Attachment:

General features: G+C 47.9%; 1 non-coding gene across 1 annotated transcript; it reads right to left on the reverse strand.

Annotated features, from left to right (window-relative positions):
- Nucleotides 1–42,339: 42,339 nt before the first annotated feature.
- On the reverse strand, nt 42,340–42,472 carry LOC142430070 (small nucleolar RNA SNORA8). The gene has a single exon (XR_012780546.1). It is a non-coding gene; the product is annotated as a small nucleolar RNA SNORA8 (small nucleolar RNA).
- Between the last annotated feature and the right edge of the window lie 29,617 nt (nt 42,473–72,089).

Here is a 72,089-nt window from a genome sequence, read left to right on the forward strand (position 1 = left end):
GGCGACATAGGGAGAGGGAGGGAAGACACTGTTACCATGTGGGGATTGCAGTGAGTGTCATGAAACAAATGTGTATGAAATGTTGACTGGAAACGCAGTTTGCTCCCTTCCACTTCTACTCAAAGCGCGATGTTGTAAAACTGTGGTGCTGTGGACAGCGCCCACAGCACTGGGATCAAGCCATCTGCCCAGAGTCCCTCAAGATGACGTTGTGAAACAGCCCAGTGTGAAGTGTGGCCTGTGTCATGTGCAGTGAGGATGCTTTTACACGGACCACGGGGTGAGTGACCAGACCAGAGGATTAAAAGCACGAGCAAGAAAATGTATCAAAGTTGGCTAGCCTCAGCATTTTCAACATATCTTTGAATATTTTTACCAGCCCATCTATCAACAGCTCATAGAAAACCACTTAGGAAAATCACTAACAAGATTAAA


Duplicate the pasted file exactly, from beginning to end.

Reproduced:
General features: G+C 47.9%; 1 non-coding gene across 1 annotated transcript; it reads right to left on the reverse strand.

Annotated features, from left to right (window-relative positions):
- Nucleotides 1–42,339: 42,339 nt before the first annotated feature.
- On the reverse strand, nt 42,340–42,472 carry LOC142430070 (small nucleolar RNA SNORA8). The gene has a single exon (XR_012780546.1). It is a non-coding gene; the product is annotated as a small nucleolar RNA SNORA8 (small nucleolar RNA).
- Between the last annotated feature and the right edge of the window lie 29,617 nt (nt 42,473–72,089).

Here is a 72,089-nt window from a genome sequence, read left to right on the forward strand (position 1 = left end):
GGCGACATAGGGAGAGGGAGGGAAGACACTGTTACCATGTGGGGATTGCAGTGAGTGTCATGAAACAAATGTGTATGAAATGTTGACTGGAAACGCAGTTTGCTCCCTTCCACTTCTACTCAAAGCGCGATGTTGTAAAACTGTGGTGCTGTGGACAGCGCCCACAGCACTGGGATCAAGCCATCTGCCCAGAGTCCCTCAAGATGACGTTGTGAAACAGCCCAGTGTGAAGTGTGGCCTGTGTCATGTGCAGTGAGGATGCTTTTACACGGACCACGGGGTGAGTGACCAGACCAGAGGATTAAAAGCACGAGCAAGAAAATGTATCAAAGTTGGCTAGCCTCAGCATTTTCAACATATCTTTGAATATTTTTACCAGCCCATCTATCAACAGCTCATAGAAAACCACTTAGGAAAATCACTAACAAGATTAAA